“The greatest goodness is a peaceful mind. The greatest worth is self-mastery.”

atisha

This quote popped up twice today. I saw it first on Google Plus, and then it was mailed to me by a reader:

The greatest goodness is a peaceful mind.
The greatest worth is self-mastery.
The greatest patience is humility.
The greatest meditation is a mind that lets go.

The Universe is sending me a message!

This quote is very similar in form to verses like “Patience is the highest ascetic practice,” which is from the Dhammapada (verse 184), or “Health is the most precious gain and contentment the greatest wealth. A trustworthy person is the best kinsman, Nibbana the highest bliss,” which is also from the Dhammapada (verse 204).

It was also reminiscent of the Mangala Sutta, which contains verses such as:

Self-restraint, a holy and chaste life, the perception of the Noble Truths and the realisation of Nibbana — this is the greatest blessing.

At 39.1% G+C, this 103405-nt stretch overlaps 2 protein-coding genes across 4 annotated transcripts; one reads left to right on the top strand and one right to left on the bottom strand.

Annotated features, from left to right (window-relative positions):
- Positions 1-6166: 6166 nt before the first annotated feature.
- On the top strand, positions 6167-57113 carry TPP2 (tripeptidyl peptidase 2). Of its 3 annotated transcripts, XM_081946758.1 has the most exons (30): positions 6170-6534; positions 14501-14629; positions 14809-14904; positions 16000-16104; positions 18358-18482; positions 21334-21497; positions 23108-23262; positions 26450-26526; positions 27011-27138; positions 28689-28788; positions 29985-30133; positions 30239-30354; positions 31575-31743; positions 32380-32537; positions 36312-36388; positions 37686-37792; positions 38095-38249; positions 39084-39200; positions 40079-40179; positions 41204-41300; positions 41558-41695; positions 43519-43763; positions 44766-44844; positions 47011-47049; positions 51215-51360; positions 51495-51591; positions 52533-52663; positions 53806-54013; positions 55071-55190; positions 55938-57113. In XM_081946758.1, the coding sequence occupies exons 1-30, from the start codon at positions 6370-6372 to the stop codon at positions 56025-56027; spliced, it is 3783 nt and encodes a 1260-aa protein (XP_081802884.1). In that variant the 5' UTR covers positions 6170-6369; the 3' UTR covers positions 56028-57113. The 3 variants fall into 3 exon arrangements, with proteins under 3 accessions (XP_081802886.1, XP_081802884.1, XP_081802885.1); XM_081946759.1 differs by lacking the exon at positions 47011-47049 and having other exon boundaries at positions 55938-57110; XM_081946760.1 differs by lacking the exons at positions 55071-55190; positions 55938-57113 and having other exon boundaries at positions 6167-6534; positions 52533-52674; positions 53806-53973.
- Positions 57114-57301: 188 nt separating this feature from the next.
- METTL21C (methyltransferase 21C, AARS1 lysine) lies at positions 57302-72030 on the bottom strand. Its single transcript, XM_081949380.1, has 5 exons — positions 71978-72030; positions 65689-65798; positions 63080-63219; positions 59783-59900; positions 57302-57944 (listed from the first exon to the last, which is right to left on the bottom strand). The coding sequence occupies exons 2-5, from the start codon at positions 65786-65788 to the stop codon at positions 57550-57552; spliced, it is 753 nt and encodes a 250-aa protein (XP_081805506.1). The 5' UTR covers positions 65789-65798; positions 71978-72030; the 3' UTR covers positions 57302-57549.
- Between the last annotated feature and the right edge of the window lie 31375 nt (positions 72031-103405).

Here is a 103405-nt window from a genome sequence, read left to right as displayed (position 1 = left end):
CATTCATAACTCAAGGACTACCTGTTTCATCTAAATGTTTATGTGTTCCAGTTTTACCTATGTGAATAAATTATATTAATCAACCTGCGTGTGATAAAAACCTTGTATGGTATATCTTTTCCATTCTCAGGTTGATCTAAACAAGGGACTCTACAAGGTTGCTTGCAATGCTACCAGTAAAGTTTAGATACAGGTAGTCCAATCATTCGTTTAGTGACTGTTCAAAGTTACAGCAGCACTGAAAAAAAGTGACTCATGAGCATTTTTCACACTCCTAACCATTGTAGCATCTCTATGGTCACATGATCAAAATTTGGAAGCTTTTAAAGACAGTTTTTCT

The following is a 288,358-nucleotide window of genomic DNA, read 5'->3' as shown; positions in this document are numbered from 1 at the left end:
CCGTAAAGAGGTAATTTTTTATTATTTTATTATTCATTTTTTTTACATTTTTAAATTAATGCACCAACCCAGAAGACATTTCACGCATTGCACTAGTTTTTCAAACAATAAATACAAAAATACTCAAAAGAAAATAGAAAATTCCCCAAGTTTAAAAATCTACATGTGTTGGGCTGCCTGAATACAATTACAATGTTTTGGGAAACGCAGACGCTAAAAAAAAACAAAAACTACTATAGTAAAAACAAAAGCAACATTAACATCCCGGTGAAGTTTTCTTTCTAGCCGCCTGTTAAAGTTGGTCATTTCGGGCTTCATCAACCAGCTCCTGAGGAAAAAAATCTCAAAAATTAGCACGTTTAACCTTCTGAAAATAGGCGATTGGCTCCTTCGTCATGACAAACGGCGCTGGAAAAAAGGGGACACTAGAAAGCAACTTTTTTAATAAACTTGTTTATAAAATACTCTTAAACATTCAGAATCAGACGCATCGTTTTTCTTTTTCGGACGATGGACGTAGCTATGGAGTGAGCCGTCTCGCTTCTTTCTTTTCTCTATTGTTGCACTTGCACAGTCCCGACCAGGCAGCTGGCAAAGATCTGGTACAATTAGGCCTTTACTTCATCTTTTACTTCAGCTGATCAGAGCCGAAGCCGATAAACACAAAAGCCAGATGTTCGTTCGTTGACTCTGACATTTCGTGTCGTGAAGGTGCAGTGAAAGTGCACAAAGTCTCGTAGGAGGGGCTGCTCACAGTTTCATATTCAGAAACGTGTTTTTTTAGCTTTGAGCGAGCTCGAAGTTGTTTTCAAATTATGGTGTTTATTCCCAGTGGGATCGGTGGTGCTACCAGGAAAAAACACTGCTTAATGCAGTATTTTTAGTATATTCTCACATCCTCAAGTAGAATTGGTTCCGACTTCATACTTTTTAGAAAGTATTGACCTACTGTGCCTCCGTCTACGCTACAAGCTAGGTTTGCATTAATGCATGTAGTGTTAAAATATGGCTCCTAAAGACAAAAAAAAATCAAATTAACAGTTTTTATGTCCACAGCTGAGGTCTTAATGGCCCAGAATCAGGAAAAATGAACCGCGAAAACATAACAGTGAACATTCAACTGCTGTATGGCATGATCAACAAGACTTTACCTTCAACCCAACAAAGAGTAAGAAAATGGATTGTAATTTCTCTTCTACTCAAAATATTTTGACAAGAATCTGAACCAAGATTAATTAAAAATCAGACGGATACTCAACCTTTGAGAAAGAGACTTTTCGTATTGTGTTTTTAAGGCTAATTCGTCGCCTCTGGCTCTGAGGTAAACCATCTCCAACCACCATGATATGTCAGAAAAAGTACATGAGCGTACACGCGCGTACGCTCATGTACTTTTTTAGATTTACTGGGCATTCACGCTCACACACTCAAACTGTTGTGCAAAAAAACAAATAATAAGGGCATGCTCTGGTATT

A mind unruffled by the vagaries of fortune, from sorrow freed, from defilements cleansed, from fear liberated — this is the greatest blessing.

But I was doubtful that our suspect quote was actually from the Buddha. And indeed, they seem to come from Atiśa, an Indian teacher who lived from 980–1054 CE (a long time after the Buddha) and who taught in Sumatra and Tibet.

Here are the equivalent verses (along with some others) from Stephen Batchelor’s translation:

The highest nobility is in subduing your own mind.
The highest moral practice is a peaceful mind.
The highest patience is humility.
The highest effort is to abandon attachment to activities.
The highest meditation is the mind without pretension.
The highest wisdom is not to grasp anything as it appears.

These are from Collected Bodhi Leaves Volume IV: Numbers 91 to 121, but unfortunately Batchelor doesn’t say what the name of the original work is. Geshe Wangyal has a translation of these verses as well, in a book called The Door of Liberation: Essential Teachings of the Tibetan Buddhist Tradition but that version is not available on Google Books, and the Amazon “look inside the book” feature doesn’t include the relevant passage for comparison. Since our suspect quote is not identical to Batchelor’s verses, it may be that it’s from Wangyal’s translation. But perhaps it’s from another translation altogether.

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